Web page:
The Pacific Coast League began to find the going pretty sticky in 1924, although the 1924-25 season was one of Lester Patrick’s big years. His Victoria team won the championship, and then trimmed Montreal Maroons in the Stanley Cup series. Lester himself, at the age of fortyone, was forced to make a come-back as an active player, because of incapacitating injuries to*severai members of his squad. He actually worked in twenty-five professional contests during that hectic season. Pretty good going for a man who thought he had quit the game for good four years before.
Tighter organization throughout the professional game, and the extension of the National Hockey League into the United States, first to Boston and then to Madison Square Garden, convinced the Patrick brothers that the pendulum had swung back to the East. This time, they followed the swing.
Except their real estate properties, which they couldn’t move, they brought their principal assets with them in the form of player contracts by the bagful. Most of the players were sold at good prices to various N.H.L. clubs. Lester was appointed manager of the New' York Rangers in 1925, the Rangers’ first season. He has been with them ever since. Under his leadership Rangers have made the play-offs for nine consecutive seasons, and have won the Stanley Cup twice.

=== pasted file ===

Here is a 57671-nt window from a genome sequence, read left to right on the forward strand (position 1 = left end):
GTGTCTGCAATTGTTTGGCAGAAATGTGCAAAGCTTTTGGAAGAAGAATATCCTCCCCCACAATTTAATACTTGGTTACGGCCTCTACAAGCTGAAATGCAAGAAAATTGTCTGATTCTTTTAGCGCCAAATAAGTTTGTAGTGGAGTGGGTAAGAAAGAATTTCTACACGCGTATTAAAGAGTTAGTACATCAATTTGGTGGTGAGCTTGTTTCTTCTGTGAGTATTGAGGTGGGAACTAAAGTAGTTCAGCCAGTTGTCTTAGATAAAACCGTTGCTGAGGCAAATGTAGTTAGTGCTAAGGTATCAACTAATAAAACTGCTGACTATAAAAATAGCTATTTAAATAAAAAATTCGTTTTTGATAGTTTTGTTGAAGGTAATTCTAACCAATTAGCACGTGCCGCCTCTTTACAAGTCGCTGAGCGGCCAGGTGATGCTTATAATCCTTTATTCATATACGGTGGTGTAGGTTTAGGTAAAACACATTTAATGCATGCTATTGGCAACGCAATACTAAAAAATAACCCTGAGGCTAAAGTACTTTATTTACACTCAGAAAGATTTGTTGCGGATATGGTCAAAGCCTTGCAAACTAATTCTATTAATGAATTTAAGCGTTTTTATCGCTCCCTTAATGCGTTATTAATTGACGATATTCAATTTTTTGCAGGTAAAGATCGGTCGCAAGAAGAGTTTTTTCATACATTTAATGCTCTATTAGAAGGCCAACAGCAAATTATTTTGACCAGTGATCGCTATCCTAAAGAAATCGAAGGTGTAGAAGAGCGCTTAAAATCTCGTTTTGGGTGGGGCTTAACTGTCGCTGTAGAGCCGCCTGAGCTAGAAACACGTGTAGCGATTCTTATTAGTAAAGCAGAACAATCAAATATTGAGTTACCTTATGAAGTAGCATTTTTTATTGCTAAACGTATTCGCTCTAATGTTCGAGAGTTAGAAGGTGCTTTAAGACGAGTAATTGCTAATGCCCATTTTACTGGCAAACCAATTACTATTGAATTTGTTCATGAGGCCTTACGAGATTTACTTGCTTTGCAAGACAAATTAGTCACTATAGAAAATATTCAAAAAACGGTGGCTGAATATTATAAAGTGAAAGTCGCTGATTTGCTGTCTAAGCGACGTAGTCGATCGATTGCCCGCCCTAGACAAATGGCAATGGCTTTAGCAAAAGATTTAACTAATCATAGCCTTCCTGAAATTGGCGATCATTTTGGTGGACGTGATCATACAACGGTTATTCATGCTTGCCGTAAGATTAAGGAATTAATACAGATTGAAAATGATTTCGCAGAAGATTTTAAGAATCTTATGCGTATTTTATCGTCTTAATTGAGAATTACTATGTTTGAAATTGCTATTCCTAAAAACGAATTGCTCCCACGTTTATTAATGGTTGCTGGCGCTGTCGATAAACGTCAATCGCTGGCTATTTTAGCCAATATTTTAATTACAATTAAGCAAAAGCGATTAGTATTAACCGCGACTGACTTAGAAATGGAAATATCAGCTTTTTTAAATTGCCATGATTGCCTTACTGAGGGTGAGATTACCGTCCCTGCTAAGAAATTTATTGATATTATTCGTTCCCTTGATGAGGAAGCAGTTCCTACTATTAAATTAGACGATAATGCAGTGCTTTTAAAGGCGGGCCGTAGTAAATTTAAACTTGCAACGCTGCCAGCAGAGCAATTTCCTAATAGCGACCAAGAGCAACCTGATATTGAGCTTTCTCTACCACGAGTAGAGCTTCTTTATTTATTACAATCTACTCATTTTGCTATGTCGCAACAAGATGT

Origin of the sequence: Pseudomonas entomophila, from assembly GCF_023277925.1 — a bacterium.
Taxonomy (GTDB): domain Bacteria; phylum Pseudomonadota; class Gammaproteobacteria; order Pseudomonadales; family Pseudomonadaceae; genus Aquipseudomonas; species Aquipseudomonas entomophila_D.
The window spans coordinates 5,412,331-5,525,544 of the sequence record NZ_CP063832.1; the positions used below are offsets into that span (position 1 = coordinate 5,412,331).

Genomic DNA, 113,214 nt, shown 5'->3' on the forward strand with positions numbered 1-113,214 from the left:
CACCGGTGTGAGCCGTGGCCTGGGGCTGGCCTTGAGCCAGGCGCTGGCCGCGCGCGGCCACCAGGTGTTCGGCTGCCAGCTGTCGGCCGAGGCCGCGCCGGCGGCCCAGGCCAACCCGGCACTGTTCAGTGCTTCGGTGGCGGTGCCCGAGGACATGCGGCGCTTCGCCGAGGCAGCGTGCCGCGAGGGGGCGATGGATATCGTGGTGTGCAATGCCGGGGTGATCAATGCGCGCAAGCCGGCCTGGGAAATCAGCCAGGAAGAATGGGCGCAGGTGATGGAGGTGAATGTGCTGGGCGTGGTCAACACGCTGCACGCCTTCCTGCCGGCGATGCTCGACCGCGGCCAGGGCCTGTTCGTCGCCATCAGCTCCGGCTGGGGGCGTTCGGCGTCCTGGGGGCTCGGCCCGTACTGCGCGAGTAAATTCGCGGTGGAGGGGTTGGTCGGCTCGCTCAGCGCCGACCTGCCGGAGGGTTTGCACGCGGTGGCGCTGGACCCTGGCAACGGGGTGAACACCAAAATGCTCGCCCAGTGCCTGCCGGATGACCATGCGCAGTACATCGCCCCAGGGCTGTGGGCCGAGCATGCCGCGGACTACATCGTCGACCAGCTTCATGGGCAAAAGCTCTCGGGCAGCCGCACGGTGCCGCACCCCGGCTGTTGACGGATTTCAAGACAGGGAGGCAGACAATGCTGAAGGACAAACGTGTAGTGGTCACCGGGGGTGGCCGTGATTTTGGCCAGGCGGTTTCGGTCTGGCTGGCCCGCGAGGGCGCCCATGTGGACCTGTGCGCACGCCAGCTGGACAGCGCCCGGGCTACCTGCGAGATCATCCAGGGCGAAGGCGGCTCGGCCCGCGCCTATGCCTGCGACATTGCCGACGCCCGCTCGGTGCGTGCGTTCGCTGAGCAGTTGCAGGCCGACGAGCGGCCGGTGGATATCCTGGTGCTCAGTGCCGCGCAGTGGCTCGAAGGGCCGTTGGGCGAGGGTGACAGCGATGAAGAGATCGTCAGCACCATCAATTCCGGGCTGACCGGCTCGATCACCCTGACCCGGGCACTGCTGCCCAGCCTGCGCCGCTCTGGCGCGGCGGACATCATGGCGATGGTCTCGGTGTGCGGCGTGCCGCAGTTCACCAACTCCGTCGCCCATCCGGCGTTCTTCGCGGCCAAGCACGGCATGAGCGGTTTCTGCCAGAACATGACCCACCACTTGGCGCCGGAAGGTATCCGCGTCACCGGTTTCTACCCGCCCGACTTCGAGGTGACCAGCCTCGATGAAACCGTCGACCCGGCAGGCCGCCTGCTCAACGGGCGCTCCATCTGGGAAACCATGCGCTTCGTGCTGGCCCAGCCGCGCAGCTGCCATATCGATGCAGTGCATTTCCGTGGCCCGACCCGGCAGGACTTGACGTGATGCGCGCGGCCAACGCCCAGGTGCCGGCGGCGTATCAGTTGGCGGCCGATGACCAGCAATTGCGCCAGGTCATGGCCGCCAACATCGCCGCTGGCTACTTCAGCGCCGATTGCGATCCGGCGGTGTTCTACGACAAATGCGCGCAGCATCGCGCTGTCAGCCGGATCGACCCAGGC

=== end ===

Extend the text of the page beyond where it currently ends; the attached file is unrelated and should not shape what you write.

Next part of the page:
Frank, after a few more years on the Coast managing the Patrick interests remaining in British Columbia, turned the whole shebang over to brother Guy Patrick, and returned east, first as vice-president of the N.H.L., where his special chore wfas to direct referees—and a mean job that is— then, this year, as manager of the Boston Bruins.
THE OLD Patrick urge to do something different is still yeasting. Two seasons back Lester persuaded the Rangers directors to take the rubber band off the bank roll long enough to enable him to establish at Winnipeg a hockey school—the first of its kind in the world. Amateur players well recommended by Rangers scouts take a two w'eeks course, all expenses paid to and from their home towns. Old Doctor Patrick is the professor. Some students flunk out. Some
are sent back for a year’s extra amateur experience, told to return the following season. A few graduates are sent to Philadelphia Arrows, the Rangers minor league farm, with professional contracts.
“Does it work?” said Lester Patrick, laughing and patting his palms together like a man who knows something thrilling and is about to spring it. “Does it work? Say, listen, old-timer. I’ve got eight boys who w'ent through that school playing in Philly right now. They’ve only had one year’s experience in minor league hockey. I he team’s out in front of the CanadianAmerican League, and right now' I wouldn’t sell those eight kids for a hundred thousand dollars. Every one of them is going to be big-time tops in another couple of seasons. I mean tops!”